Kate is an extremely versatile writer, as you’ll see in this interview, and she seems to thrive on challenge. With Bitter Greens she’s done something entirely new. I couldn’t wait to ask Kate about the creative process for this particular project, which combines her scholarly interest in fairy tales with the creative passion of a true storyteller.

To introduce the novel, here’s a quote from Kate’s website

Bitter Greens is an historical novel which intertwines a retelling of the Rapunzel fairytale with the dramatic true life story of the woman who first told the tale – the 17th century French writer Charlotte-Rose de la Force. It moves from the dazzling court of the Sun King in 17th century Paris and Versailles to Venice in the 16th century, and is filled with romance, magic, history and danger.

JM: Kate, congratulations on this wonderful new novel and thanks so much for agreeing to talk to Writer Unboxed. Bitter Greens is one of those books that breaks out of recognised genre moulds – it’s part historical novel, part fairytale, and part serious examination of gender roles, power and cruelty in 16th and17th century France and Italy. I want to start at the very beginning. I know you’ve loved fairytales since childhood. Will you tell WU readers about your first encounter with the Rapunzel story?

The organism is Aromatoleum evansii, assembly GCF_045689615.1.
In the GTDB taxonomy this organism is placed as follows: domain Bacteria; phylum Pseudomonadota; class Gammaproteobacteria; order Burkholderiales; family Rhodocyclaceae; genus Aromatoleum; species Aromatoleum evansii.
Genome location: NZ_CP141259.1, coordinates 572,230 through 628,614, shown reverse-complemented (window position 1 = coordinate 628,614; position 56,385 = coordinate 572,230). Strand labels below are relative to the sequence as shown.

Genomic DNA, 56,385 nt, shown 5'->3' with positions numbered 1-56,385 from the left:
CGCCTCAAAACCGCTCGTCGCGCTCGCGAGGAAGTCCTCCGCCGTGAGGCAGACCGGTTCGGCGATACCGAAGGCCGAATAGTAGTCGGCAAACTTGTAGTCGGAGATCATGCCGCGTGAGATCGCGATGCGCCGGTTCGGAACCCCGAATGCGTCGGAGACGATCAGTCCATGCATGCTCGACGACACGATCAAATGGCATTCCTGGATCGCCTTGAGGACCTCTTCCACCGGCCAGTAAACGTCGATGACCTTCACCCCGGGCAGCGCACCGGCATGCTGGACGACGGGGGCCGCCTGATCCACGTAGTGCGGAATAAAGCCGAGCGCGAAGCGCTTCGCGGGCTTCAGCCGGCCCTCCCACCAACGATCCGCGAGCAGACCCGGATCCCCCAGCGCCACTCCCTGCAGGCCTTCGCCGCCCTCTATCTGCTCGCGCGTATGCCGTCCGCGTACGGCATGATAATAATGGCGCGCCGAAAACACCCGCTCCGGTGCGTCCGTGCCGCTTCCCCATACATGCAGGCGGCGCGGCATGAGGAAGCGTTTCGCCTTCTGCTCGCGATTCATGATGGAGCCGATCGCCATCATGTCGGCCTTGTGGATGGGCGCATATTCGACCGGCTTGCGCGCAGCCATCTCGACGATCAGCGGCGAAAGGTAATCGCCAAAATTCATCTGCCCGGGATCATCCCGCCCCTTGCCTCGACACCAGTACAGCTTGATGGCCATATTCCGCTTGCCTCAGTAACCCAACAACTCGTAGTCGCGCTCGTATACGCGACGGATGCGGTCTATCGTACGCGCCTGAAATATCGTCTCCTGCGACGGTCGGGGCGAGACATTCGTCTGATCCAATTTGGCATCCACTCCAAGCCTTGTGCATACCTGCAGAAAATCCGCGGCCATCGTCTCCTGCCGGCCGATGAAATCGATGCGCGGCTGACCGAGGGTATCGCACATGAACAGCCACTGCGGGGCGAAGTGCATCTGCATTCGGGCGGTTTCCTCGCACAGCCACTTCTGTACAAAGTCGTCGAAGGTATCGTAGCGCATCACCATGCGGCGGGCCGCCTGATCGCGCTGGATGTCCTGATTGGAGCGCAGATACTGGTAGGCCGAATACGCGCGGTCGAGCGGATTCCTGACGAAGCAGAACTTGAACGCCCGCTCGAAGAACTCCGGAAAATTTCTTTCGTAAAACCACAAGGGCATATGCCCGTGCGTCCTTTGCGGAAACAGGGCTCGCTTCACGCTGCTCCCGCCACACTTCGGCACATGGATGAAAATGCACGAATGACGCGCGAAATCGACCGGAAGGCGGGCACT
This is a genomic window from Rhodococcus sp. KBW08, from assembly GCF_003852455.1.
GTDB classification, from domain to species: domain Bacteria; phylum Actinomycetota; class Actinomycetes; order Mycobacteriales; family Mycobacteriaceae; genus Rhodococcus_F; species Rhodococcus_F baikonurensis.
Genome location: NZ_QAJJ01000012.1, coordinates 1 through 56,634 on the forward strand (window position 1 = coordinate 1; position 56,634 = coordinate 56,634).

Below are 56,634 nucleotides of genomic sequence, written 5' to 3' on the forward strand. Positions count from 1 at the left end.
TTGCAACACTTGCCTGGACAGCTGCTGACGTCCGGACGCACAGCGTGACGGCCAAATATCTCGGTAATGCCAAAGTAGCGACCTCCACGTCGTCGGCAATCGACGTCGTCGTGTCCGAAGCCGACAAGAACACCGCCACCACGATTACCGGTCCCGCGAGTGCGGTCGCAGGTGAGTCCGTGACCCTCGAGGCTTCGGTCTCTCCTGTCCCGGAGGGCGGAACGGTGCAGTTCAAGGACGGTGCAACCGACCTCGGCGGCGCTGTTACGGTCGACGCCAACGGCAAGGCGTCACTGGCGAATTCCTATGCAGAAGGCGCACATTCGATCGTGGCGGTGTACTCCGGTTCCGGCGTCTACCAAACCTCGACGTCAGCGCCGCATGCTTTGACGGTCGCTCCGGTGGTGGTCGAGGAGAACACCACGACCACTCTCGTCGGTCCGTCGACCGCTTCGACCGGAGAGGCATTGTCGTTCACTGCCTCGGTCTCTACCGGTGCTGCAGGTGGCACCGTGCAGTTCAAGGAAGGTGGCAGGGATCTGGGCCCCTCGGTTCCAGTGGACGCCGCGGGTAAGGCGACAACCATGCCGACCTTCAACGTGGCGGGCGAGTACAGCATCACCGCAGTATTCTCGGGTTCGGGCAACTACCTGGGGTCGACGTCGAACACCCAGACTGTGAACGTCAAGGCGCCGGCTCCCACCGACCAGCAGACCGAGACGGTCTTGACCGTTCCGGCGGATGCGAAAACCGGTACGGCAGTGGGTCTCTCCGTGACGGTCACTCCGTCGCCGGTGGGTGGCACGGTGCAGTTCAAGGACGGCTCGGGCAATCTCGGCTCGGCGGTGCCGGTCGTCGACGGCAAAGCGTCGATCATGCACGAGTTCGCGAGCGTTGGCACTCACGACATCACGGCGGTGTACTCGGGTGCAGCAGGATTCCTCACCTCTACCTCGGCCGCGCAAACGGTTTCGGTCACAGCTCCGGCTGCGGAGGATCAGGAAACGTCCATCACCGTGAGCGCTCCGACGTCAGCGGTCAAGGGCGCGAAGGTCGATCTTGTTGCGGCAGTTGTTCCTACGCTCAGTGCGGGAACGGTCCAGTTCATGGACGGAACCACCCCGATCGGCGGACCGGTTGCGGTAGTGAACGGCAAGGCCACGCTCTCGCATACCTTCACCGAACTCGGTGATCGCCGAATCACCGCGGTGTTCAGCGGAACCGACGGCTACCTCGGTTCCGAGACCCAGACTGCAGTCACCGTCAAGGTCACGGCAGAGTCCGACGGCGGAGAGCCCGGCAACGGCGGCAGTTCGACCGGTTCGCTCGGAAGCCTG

KF: I first read the Rapunzel fairytale when I was a young girl in hospital, suffering a series of treatments and operations for a damaged tear duct. I was given a copy of Grimm’s Fairy Tales and the stories in that little leather-bound book have been my favourite fairytales ever since – among them, of course, Rapunzel. I felt a great affinity with that other young girl, locked away alone in a tower as I was confined alone in my hospital ward. I loved the fact that her tears had the power to heal the Prince’s blindness and wished that my own tears, weeping constantly from the damaged tear duct, would heal mine.

JM: What would you like our readers to know about Bitter Greens?

KF: I began wanting to retell the Rapunzel fairytale, which has fascinated and puzzled me ever since I first read it as a child. I’ve always loved both fairytales and retellings of fairytales, but it seemed to me that most reworkings of the Rapunzel story sidestepped the biggest problems in it. For example, why did the witch want to lock her in a tower. Why was Rapunzel’s hair so impossibly long? Why didn’t Rapunzel ask the prince to bring a rope so she could climb down and escape?

The other big problem with fairytale retellings, I think, is that they can lack surprise and suspense, the two ingredients I consider the most important in creating a compelling narrative. The stories are so well-known that it’s difficult to build suspense, or create switches and reversals, when the reader knows the story so well. Most writers solve this problem by subverting the tale, but this usually fails to surprise as well. I wanted to be faithful to the haunting, beautiful feel of the familiar tale, while still writing a gripping, unputdownable novel.

JM: I understand that at a certain point your publisher took a change of direction about marketing for the novel. Could you tell us about that? [Read more…]